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Cast From the Past

Cast-Iron Cookware and How to Use it

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Cast From the Past

Cast Iron Skillets

Photo: © Mifflin
How many folks can remember bacon sizzling in a cast iron frying pan on a wood cookstove? I can, and I have three or four of those cast iron skillets, all still in very good shape.

The even distribution of heat is the biggest benefit to using cast-iron cookware, but some foods just taste better done in a traditional cast-iron medium. Don't have one, or yours isn't in very good shape? Not to worry, you can revive it and have it sizzling on your stove in no time; or maybe it's time to start looking for one to take home.

Older, or Second-hand Cast-Iron
Yard sales, thrift stores, and flea markets are great places to pick up a cast-iron cookpot or frying pan, for a fraction of the cost of a new one. Check any pot for cracks, minimal rust, and no smell.

The first order of business is to get them clean; free of any rust spots and ready for curing, or seasoning. Scour the rust spots off with steel wool, wash with mild soap and very hot water, and dry immediately while still warm. The drying part is very important for the prevention of rust, if you are not going to season your pan right away. Do not worry about the color of your pan, it could be anywhere from brown to shiny black, depending on age and how much use it has had.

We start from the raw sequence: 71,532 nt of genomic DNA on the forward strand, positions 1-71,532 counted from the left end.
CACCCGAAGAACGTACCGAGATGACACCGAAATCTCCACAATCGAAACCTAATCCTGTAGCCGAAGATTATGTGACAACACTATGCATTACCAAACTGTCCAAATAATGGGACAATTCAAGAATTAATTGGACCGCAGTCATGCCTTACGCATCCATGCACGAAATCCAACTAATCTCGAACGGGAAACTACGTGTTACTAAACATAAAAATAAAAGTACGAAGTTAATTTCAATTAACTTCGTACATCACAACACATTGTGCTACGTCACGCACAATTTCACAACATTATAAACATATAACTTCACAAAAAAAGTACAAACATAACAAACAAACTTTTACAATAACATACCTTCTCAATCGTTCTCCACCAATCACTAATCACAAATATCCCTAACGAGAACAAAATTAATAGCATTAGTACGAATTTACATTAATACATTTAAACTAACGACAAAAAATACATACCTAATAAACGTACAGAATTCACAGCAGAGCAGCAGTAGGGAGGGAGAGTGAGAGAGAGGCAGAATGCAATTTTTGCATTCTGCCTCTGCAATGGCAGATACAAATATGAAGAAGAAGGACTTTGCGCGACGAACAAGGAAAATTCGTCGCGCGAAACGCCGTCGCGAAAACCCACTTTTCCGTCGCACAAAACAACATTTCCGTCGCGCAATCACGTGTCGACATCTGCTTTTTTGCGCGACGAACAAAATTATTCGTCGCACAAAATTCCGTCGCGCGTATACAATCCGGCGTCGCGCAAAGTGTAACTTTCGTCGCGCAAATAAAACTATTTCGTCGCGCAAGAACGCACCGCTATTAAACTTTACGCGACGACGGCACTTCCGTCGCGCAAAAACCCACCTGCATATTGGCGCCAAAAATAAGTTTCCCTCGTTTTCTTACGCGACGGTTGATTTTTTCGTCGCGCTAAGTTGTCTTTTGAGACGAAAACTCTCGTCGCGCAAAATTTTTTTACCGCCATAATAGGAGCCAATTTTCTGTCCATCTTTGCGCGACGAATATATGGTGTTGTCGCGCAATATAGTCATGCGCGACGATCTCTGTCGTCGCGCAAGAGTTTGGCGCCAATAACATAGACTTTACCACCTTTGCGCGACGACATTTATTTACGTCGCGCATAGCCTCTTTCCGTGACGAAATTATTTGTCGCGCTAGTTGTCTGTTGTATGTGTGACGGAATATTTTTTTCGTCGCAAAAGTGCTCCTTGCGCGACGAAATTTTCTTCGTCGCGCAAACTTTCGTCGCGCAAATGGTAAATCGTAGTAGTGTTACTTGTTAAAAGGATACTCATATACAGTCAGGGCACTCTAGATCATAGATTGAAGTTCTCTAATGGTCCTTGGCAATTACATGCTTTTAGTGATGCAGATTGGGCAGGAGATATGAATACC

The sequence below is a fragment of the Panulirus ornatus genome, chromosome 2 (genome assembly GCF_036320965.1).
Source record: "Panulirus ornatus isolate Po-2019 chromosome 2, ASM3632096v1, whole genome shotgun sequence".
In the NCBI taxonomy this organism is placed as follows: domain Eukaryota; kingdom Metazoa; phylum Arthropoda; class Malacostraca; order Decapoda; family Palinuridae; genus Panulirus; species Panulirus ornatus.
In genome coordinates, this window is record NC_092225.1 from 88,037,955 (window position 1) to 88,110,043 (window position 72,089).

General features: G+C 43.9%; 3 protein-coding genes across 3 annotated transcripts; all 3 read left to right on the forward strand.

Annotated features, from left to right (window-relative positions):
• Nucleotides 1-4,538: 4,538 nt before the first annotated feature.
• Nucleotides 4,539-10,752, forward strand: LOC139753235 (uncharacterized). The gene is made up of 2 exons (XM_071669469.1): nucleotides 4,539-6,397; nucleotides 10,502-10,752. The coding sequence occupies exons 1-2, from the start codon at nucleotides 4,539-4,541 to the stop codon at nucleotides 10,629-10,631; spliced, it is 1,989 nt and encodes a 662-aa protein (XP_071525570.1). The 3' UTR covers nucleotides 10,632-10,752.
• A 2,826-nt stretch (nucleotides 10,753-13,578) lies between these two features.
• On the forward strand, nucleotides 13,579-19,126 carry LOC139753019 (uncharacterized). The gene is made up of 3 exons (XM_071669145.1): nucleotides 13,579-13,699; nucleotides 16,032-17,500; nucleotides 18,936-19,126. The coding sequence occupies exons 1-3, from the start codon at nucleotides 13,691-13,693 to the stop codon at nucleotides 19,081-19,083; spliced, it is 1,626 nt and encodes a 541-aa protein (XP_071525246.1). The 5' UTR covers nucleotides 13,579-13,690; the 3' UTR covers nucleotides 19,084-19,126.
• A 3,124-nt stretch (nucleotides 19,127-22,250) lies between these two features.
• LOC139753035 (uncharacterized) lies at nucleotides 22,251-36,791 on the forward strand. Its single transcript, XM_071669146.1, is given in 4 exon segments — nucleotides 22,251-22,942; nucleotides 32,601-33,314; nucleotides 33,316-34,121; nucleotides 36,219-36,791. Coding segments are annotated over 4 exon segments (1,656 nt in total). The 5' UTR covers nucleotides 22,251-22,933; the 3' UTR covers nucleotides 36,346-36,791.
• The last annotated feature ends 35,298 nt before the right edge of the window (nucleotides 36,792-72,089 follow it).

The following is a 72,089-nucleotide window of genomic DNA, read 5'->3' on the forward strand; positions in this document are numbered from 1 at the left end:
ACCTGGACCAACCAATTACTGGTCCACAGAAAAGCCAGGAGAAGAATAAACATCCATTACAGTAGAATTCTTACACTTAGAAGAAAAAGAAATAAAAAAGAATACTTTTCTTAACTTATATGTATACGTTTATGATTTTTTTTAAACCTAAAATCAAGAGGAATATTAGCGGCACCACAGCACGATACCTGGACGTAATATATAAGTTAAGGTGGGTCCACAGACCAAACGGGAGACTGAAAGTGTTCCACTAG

New Cast-Iron
If you purchased your cast iron cookware new (and yes, they are still made and sold), make sure you scour it clean first, to remove the protective coating that the manufacturer uses to preserve it in storage.

With the cleaning done, your cast iron cookware is ready for curing. Curing or seasoning is the process that renders your pan nonstick. The natural grease that you use in the curing process, fills the pores of the cast iron and makes it smooth and nonstick.

Here are a few things you should not do with your cast iron cookware:
  • Never store food in cast iron
  • Never wash cast iron in a dishwasher
  • Never store cast iron utensils wet
  • Never go from very hot to very cold, and vice versa; cracking may occur
  • Never store with excess grease in pan, it will turn rancid
  • Never store with lids on, cushion lid with paper towel to allow air flow
  • Never boil water in your cast iron cookware - it will 'wash' off your seasoning, and it will require a re-seasoning
If you find food sticking to your pan, it is a simple matter to clean the pan well, and set it up for a re-seasoning, just follow the same steps. Don't forget that dutch ovens and griddles need the same attention as a cast iron skillet.

Step back in time, and enjoy a different world of cooking, without the worry of scratching the nonstick, manufactured, plastic-like coating on modern aluminum fry pans.

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